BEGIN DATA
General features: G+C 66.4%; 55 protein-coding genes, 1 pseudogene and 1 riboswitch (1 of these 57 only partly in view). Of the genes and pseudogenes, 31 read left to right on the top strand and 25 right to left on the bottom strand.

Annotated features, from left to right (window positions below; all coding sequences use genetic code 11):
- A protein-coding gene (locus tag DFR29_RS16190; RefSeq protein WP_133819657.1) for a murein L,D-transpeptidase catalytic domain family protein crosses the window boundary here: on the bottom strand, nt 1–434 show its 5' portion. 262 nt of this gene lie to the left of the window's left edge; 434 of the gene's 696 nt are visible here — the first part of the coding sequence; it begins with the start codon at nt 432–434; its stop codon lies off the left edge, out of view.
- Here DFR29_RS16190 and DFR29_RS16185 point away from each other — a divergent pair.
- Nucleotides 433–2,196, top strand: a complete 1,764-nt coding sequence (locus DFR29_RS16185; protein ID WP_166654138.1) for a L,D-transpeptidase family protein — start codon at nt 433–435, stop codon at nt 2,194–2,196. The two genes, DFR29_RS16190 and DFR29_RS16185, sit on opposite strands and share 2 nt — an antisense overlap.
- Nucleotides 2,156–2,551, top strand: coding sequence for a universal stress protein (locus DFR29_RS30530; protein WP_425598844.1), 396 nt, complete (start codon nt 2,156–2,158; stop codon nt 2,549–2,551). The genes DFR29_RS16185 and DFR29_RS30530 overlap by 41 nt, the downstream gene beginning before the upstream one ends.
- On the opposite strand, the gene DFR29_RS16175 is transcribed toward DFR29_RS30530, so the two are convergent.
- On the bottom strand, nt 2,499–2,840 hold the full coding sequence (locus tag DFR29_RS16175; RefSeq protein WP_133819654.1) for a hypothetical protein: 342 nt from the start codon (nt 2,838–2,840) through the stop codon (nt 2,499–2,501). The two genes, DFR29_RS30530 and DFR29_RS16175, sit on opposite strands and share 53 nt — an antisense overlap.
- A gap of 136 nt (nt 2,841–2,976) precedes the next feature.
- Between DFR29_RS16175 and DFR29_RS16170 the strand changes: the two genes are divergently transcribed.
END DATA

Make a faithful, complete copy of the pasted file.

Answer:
General features: G+C 66.4%; 55 protein-coding genes, 1 pseudogene and 1 riboswitch (1 of these 57 only partly in view). Of the genes and pseudogenes, 31 read left to right on the top strand and 25 right to left on the bottom strand.

Annotated features, from left to right (window positions below; all coding sequences use genetic code 11):
- A protein-coding gene (locus tag DFR29_RS16190; RefSeq protein WP_133819657.1) for a murein L,D-transpeptidase catalytic domain family protein crosses the window boundary here: on the bottom strand, nt 1–434 show its 5' portion. 262 nt of this gene lie to the left of the window's left edge; 434 of the gene's 696 nt are visible here — the first part of the coding sequence; it begins with the start codon at nt 432–434; its stop codon lies off the left edge, out of view.
- Here DFR29_RS16190 and DFR29_RS16185 point away from each other — a divergent pair.
- Nucleotides 433–2,196, top strand: a complete 1,764-nt coding sequence (locus DFR29_RS16185; protein ID WP_166654138.1) for a L,D-transpeptidase family protein — start codon at nt 433–435, stop codon at nt 2,194–2,196. The two genes, DFR29_RS16190 and DFR29_RS16185, sit on opposite strands and share 2 nt — an antisense overlap.
- Nucleotides 2,156–2,551, top strand: coding sequence for a universal stress protein (locus DFR29_RS30530; protein WP_425598844.1), 396 nt, complete (start codon nt 2,156–2,158; stop codon nt 2,549–2,551). The genes DFR29_RS16185 and DFR29_RS30530 overlap by 41 nt, the downstream gene beginning before the upstream one ends.
- On the opposite strand, the gene DFR29_RS16175 is transcribed toward DFR29_RS30530, so the two are convergent.
- On the bottom strand, nt 2,499–2,840 hold the full coding sequence (locus tag DFR29_RS16175; RefSeq protein WP_133819654.1) for a hypothetical protein: 342 nt from the start codon (nt 2,838–2,840) through the stop codon (nt 2,499–2,501). The two genes, DFR29_RS30530 and DFR29_RS16175, sit on opposite strands and share 53 nt — an antisense overlap.
- A gap of 136 nt (nt 2,841–2,976) precedes the next feature.
- Between DFR29_RS16175 and DFR29_RS16170 the strand changes: the two genes are divergently transcribed.